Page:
2) If after bending the float wire the float just isn't quite right and touches either top or bottom of the skin, cutting it shorter does not work. These wires are pretty stiff, and once they are bent at a 90 degree angle it is difficult to unbend or straighten them. So Van's got another $5 from me and sent me a new wire. In the meantime I used the wire for the other sending unit (which I managed to not screw up).
As with most builders, I didn't get too many pictures of proseal in action. Before I got to the fun stuff there were are couple of tooling holes in the end ribs that needed to be filled with #6 rivets. The plans suggested mounting the rivet gun in the C-Frame to buck these. I used that method for the first few, but I overlooked the other end ribs and installed them without first filling the holes. I bucked these using my 5lb back rivet bar with no problems.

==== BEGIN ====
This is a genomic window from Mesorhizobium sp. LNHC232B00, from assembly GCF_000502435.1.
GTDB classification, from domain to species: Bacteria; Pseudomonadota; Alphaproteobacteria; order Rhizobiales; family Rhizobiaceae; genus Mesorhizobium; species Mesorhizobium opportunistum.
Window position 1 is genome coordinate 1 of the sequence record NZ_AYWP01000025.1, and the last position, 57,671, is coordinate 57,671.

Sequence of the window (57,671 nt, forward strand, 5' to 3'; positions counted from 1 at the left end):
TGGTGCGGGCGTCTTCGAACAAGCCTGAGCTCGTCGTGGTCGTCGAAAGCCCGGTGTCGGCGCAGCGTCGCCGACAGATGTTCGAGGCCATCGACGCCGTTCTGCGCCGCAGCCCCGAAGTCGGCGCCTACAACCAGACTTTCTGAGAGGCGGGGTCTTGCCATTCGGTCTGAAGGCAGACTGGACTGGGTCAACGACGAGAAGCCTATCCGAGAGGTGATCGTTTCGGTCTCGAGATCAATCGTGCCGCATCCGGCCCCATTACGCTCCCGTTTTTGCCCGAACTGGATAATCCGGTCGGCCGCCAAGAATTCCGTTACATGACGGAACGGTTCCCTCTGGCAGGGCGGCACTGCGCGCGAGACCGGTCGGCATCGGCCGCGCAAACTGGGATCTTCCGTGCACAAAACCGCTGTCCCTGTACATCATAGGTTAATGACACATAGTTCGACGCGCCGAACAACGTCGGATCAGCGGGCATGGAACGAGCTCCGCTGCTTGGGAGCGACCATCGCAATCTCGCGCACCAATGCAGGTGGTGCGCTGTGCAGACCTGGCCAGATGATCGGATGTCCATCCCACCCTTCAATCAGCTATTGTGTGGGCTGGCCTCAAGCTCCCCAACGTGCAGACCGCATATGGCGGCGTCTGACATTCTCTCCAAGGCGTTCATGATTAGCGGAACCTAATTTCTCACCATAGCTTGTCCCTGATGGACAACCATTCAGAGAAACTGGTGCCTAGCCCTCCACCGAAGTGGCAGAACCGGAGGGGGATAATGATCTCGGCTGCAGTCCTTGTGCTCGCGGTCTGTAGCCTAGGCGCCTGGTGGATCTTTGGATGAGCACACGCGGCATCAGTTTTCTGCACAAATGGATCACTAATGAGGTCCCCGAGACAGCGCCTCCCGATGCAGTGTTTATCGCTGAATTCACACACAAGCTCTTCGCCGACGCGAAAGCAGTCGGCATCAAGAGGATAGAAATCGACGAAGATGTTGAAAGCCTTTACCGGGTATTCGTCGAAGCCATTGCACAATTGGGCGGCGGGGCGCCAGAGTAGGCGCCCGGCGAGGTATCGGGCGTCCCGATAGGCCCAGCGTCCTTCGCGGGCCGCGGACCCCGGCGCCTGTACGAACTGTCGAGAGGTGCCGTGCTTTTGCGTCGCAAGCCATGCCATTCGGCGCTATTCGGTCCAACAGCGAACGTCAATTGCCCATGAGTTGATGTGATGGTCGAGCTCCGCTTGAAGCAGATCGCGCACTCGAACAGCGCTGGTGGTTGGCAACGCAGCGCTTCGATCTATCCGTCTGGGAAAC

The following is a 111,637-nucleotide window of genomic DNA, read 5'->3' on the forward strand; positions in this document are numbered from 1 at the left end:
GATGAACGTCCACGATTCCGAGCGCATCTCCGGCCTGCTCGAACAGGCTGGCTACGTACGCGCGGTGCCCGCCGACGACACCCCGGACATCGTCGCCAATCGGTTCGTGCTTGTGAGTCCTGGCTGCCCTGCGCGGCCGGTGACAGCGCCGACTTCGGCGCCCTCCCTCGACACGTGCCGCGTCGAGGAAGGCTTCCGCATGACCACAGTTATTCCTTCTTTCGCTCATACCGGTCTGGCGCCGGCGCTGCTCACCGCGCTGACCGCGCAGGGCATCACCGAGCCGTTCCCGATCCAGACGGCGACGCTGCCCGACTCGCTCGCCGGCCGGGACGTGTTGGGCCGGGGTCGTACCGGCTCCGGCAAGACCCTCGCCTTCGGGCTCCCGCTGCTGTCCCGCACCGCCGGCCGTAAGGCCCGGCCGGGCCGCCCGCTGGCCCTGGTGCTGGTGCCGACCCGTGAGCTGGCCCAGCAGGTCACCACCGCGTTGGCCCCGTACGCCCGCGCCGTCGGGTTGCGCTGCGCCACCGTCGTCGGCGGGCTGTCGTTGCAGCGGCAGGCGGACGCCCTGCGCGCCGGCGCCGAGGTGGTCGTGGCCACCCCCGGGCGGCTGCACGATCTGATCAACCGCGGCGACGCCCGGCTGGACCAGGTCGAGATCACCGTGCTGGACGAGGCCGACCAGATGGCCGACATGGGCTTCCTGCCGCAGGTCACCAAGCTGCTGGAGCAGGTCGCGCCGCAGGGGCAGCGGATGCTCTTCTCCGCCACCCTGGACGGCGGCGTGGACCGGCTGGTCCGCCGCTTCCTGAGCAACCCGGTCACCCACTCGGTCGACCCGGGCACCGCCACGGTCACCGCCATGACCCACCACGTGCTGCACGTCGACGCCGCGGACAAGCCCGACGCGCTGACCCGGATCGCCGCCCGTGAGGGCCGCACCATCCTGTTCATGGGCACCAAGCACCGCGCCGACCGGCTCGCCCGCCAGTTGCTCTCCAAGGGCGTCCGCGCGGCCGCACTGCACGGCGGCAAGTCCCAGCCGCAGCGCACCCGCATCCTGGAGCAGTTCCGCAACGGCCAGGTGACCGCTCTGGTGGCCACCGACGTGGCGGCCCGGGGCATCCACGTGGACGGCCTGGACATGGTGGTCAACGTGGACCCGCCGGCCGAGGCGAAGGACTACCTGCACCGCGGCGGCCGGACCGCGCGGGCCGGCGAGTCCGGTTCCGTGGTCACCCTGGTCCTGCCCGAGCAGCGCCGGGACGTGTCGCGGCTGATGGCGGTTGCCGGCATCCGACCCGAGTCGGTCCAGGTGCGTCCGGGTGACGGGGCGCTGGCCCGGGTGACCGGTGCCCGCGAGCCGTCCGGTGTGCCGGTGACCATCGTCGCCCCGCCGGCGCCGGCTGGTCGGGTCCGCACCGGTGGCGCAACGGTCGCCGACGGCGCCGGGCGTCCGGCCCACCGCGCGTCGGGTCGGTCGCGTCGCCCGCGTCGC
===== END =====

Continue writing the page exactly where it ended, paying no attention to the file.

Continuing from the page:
After seemingly endless prep work on the skins and stiffeners I finally had my first proseal session. It was messy and nasty, but I knew that going in. Many people apply the proseal and 100% cleco and wait for the proseal to cure before riveting. Again, I decided to stick with Van's and rivet them wet. It was not not fun, but mission accomplished.